The MLB has said they are aware of the incident and are investigating, but it’s impossible to envision a scenario in which the Astros are heavily punished for this. The MLB has given themselves the reputation of coming off weak in punishments for cheating. Just ask Chris Correa, who was imprisoned for corporate espionage when with the Cardinals, though the organization was only fined $2 million and docked two draft picks.

Correa worked under current Astros GM Jeff Luhnow with the Cardinals, so when Luhnow left to go to Houston, Correa used his account and accounts of former coworkers to access information on the Astros beliefs of draft prospects and Cardinals prospects.

There’s actually another massive similarity between what Correa did and what McLaughlin did. McLaughlin isn’t going to be imprisoned for corporate espionage, so the punishment shouldn’t be as large as even what the Cardinals got, but McLaughlin’s excuse was straight out of Correa’s book.

In court, Correa was asked whether he “broke into their house to find if they were stealing your stuff” after Correa claimed the hacking was to make sure the Astros weren’t hacking the Cardinals. Correa responded in the affirmative.

McLaughlin used this same exact excuse, claiming he was checking whether or not Boston was using a monitor improperly. The Astros must be extremely paranoid of sign stealing that they suspect the Red Sox, Indians, and even the A’s of using video monitors incorrectly, am I right?

Correa, who worked with a large majority of the current Astros front office, wasn’t surprised by the news, tweeting as such after the story broke last night.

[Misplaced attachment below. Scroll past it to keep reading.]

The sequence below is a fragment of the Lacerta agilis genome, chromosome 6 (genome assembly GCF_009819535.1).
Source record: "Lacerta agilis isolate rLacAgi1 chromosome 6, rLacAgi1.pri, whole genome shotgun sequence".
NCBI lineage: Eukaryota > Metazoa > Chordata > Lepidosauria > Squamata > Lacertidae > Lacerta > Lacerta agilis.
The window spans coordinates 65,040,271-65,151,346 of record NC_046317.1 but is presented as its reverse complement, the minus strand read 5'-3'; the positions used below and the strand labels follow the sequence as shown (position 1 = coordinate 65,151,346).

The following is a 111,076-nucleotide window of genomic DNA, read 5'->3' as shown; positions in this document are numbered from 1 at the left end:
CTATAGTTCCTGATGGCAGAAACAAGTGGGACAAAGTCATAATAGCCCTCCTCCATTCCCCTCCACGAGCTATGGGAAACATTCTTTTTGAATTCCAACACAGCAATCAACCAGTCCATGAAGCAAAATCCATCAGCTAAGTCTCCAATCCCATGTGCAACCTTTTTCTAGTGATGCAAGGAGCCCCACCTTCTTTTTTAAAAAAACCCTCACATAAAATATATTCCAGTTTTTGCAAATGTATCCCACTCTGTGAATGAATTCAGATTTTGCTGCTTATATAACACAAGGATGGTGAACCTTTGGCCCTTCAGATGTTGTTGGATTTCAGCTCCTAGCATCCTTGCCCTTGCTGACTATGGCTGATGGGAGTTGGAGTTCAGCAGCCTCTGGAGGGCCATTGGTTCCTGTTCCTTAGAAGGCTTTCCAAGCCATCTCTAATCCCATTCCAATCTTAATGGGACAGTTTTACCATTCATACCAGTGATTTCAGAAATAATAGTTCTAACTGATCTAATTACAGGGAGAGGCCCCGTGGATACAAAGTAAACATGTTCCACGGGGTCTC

All of this being said, and the major transgression sign stealing is, especially when going this far to do it, nothing is going to happen to the Astros. The Cardinals didn’t get a massive punishment. The Red Sox only got a fine for using an Apple Watch to steal signs.

The MLB put out a press release that they consider this manner closed, and won’t be punishing Houston, or any other team.

However, this shouldn’t be the case. The MLB needs to come down harder on people trying to undermine the integrity of the sport. Kyle McLaughlin was exonerated for the same excuse Chris Correa went to federal prison for. “I was checking to make sure they weren’t cheating” is not a viable excuse.

At what point does Rob Manfred take a step back, look at what he’s allowed baseball to devolve into, and realize that change is needed? At what point does Major League Baseball finally have to face the reality that the integrity of the game is getting closer and closer to a myth by the day?

Major League Baseball did a horrible job not punishing John Mozeliak for what Chris Correa did under his watch. And, once again, they are doing a horrible job not punishing Jeff Luhnow for what Kyle McLaughlin did under his.

Stealing from Ted Wells, just based on what the public knows, it is more probable than not that Jeff Luhnow knew about this. If Luhnow did not know his employees were sneaking around three different major league ballparks to “check if other teams were cheating,” despite the fact there is an MLB contact for that very thing, it’s a malpractice upon his position as president of baseball operations. And if we have seen anything about Jeff Luhnow since he took over in Houston, it’s absolutely not that he is bad at his job.

The fact the MLB let Houston off the hook for this only furthers the belief that they don’t have the best interest of the sport at mind. There is no possible circumstance in which a lack of integrity for the game is not a detriment to the sport. All cases of cheating should be handled harsher, in order to prevent future transgressions.

Jeff Luhnow needs to be better. But, even more so, the MLB has to prove to its fans they care enough about baseball not be actively destroying it.